New Church Leadership Academy Makes Impactful Return
By Ansley Brackin
Since January, 40 North Georgia Conference clergy and 8 Candler School of Theology students have gathered monthly as participants in the New Church Leadership Academy to deeply explore the practice of starting new churches and new ministries.
New Church Leadership Academy was relaunched in 2014 after encouragement from leaders of PATH-1, the denomination’s new church initiative under the General Board of Discipleship, that it was at one time a great asset in the guidance of potential new church leaders.
The year-long program will wrap up in December, sending out leaders who have expressed gratitude for the extensive look inside the inner workings of thriving UMC churches and ministries.
“NCLA exposes young leaders to the best practices of church planting,” explains the Director of Congregational Development, Phil Schroeder. “It also helps them decide whether or not they are called to plant.”
Nominations for the New Church Leadership Academy’s class of 2014 were gathered from two sources. Many clergy were recommended by their district superintendents to take the year of in-depth sessions. Other participants came from Candler School of Theology to gain both course credits and to experience church successes and struggles.
Emory professor Dr. Tom Elliott elaborated on the partnership between the New Church Leadership Academy and Candler:
“The NCLW (New Church Leadership Workshop) is a partnership between the Office of Congregational Development, North Georgia Conference, United Methodist Church and the Contextual Education Department of the Candler School of Theology, Emory University, where third year Master of Divinity students explore a calling to new church leadership. Through study and reflection, site visits to new churches, presentations by successful church planters, and instruction and group process over two semesters, students develop a portfolio of best practices in congregation leadership and a plan of how they would start a new church.”
The Academy meets for one-day sessions each month to focus on various topics including planning, community targeting, team building, and facility formation and organization. Each session is hosted by a different church. The group tours the buildings and listens to words of wisdom from the host church’s pastors. The host sites are all young churches that have found vibrant success and conquered a variety of hardships.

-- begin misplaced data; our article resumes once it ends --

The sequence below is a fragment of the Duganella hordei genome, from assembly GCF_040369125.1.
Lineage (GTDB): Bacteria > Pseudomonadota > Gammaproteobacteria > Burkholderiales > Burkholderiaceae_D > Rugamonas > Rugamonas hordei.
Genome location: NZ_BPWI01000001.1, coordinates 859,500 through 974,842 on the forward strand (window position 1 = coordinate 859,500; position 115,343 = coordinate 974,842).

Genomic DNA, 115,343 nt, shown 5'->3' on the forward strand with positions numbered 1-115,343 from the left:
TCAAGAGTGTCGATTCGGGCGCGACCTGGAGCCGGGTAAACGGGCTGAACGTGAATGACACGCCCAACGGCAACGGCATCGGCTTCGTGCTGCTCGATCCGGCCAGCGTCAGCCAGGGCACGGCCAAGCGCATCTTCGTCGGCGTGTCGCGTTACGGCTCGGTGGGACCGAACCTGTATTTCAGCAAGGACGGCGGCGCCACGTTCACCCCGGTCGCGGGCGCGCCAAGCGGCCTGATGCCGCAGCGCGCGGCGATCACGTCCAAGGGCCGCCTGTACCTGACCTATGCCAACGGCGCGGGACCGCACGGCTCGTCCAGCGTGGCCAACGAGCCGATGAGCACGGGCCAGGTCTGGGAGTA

Rev. Andy Postell, Senior Pastor at The Well UMC, hosted the November session, titled “Growing Pains”, in the church’s worship space in Carterville. He warned the class not to compare their progress to other new churches and ministries. His wife, Claire, later joined the group to discuss the importance of recognizing that starting a ministry is a family commitment.
“It’s hard work, and I think that’s what makes it such a joy,” Claire said of the creation and upkeep that The Well has needed from the husband and wife team.
They are proud to say they manage the church together.
NCLA Is For Husband and Wife Teams
Participants Rev. Mike and Kit Divine took the couple’s words to heart, along with those of Rev. Jim and Jennifer Cowart of Harvest UMC who hosted in October.
“In a perfect world we would want to do this as a team,” says Rev. Divine of Bold Springs UMC, who thought he would best benefit from the Academy by taking the course with his wife.
“There’s a built-in support system here,” Kit says of the NCLA classes.
Visiting churches upheld by both husband and wife empowered the Divines to maintain the strength of their team work.
“Though they are all completely different churches, there’s a commonality of success,” Mike says.